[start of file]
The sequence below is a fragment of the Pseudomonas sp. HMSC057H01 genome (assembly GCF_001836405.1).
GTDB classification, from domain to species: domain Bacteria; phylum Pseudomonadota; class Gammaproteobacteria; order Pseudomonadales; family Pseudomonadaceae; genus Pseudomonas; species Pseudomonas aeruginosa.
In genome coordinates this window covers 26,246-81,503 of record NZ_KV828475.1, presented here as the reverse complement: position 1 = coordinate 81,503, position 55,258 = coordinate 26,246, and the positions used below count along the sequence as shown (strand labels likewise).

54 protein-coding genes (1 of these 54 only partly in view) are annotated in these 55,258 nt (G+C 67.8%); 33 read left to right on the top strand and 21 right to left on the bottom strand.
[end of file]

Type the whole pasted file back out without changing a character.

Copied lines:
The sequence below is a fragment of the Pseudomonas sp. HMSC057H01 genome (assembly GCF_001836405.1).
GTDB classification, from domain to species: domain Bacteria; phylum Pseudomonadota; class Gammaproteobacteria; order Pseudomonadales; family Pseudomonadaceae; genus Pseudomonas; species Pseudomonas aeruginosa.
In genome coordinates this window covers 26,246-81,503 of record NZ_KV828475.1, presented here as the reverse complement: position 1 = coordinate 81,503, position 55,258 = coordinate 26,246, and the positions used below count along the sequence as shown (strand labels likewise).

54 protein-coding genes (1 of these 54 only partly in view) are annotated in these 55,258 nt (G+C 67.8%); 33 read left to right on the top strand and 21 right to left on the bottom strand.